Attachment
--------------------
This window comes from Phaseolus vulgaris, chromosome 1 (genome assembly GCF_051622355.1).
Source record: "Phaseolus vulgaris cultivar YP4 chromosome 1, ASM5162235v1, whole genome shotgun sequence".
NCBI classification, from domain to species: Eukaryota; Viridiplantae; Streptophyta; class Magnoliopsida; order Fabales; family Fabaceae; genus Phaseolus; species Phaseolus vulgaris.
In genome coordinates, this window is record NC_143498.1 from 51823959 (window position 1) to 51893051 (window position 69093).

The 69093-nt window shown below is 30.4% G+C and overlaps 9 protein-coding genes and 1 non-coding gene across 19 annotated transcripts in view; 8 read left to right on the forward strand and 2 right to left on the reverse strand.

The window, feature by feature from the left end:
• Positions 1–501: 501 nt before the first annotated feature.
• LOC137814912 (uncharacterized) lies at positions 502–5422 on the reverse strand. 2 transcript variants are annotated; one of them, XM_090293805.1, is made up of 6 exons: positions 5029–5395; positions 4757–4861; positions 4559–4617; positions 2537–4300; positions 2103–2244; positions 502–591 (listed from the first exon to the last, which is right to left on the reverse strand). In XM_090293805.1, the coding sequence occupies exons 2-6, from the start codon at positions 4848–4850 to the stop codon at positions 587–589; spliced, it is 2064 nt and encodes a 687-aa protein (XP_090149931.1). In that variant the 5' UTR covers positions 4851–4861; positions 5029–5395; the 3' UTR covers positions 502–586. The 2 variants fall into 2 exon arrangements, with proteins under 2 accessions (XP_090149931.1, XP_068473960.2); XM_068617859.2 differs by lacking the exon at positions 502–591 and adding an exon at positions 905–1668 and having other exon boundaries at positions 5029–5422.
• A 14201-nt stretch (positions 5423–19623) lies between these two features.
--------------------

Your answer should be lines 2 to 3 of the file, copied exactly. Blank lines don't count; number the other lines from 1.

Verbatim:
Source record: "Phaseolus vulgaris cultivar YP4 chromosome 1, ASM5162235v1, whole genome shotgun sequence".
NCBI classification, from domain to species: Eukaryota; Viridiplantae; Streptophyta; class Magnoliopsida; order Fabales; family Fabaceae; genus Phaseolus; species Phaseolus vulgaris.